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  • Scientists Discover Gene That Controls Stem Cells In Central Nervous System

    Published on September 29, 2010

    Scientists at the Medical Research Council (MRC) have discovered that a gene called Sox9 plays a critical role in how stem cells behave and is crucial in the development of the central nervous system. These results could potentially help researchers manipulate stem cells in the brain and develop new regenerative treatments for stroke, Alzheimer’s disease or brain tumours.

    Human embryos develop their nervous systems very early on, from just after two weeks into a pregnancy. From this stage, until about five weeks, the nervous system is largely made up of so-called neuroepithelial cells, which grow rapidly and lay the foundations for our brains and spinal cord. However, it is only after this stage that the various types of nerves and supporting cells seen in the central nervous system begin to appear. These come from stem cells that have the potential to differentiate into different cell types or create more of themselves.

    This study shows for the first time in mice is that the gene Sox9 is required for the neuroepithelial cells to turn into these stem cells, and that it continues to be required throughout development and stem cells in the adult brain to retain their properties, such as the ability to self-renew and differentiate.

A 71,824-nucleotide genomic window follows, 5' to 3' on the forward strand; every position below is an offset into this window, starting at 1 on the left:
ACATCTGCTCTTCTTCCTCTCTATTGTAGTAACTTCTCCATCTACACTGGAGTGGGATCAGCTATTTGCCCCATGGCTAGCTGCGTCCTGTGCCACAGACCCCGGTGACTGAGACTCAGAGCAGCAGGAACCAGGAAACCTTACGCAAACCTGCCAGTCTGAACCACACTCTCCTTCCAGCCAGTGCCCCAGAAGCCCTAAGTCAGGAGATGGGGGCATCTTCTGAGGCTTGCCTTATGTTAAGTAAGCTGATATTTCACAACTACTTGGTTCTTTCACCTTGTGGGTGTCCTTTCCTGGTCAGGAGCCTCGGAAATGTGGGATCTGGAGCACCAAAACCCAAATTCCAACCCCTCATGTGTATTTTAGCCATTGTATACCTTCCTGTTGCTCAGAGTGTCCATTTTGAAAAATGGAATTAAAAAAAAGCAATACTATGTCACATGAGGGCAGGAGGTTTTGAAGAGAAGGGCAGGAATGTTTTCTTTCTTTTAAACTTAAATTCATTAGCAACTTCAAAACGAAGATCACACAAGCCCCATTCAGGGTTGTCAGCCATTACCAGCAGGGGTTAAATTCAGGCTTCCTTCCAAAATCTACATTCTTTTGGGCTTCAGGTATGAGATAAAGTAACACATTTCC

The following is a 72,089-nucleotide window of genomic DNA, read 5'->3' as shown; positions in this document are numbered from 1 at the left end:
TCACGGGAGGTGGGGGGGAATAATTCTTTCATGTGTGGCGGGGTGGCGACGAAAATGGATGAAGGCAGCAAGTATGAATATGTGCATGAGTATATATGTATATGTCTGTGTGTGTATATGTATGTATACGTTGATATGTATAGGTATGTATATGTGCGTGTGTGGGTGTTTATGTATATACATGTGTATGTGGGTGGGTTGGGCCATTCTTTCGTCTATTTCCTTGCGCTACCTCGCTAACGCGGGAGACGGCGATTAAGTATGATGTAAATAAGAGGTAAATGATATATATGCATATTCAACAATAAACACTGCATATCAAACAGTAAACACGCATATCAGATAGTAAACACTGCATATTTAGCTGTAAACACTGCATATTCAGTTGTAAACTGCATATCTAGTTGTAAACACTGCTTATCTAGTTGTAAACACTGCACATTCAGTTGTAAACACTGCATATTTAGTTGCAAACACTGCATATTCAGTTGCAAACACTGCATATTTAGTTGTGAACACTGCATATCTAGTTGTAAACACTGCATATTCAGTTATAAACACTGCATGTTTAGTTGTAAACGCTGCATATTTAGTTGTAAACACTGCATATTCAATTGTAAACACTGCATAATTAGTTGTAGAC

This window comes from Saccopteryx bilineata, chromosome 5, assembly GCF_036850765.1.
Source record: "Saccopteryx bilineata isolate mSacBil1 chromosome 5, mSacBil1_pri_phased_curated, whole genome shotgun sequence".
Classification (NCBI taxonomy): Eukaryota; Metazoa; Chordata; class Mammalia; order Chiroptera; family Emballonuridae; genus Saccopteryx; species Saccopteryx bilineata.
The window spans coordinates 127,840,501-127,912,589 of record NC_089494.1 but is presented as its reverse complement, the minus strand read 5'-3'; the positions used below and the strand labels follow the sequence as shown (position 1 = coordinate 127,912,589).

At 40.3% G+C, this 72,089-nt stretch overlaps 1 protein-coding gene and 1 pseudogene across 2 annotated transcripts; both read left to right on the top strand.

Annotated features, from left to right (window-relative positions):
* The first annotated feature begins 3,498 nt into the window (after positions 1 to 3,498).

The study has also established that a gene known as Sonic Hedgehog (Shh) is needed for Sox9 to work. By inducing Sox9 or Shh in neuroepithelial cells, the team found they could kick-start this process early and convert them into neural stem cells. They also found that if there was a genetic defect in Sox9, it was much harder for the mouse to renew damaged nerve cells later on.

    This knowledge will be vital for finding new ways to regenerate damaged nerve cells in neurodegenerative diseases such as Alzheimer’s or in cases where the brain has had a severe trauma such as a stroke. It could also pave the way for treatments for certain kinds of brain tumours caused by out-of-control stem cells.

    Dr James Briscoe from the MRC National Institute for Medical Research said:

    “With the knowledge that the gene Sox9 plays a central role in the development of our nervous system, we are one step closer to being able to control stem cells in the brain and regenerate different kinds of nerve cells. Being able to correct damaged nerve cells would be a huge leap forward for the millions of people with Alzheimer’s, stem cell-related brain tumours or who have suffered from a stroke.”

    Stem cell research offers the potential for new treatments for many diseases that currently have no effective cure. MRC researchers are working hard to integrate such cells in living systems so that they can regain function of cells in the spinal cord and brain among others, transforming the opportunities for cell and tissue-based treatments.

    1. Neural stem cells are defined by their ability to renew themselves and their potential turn into several different kinds of other cells.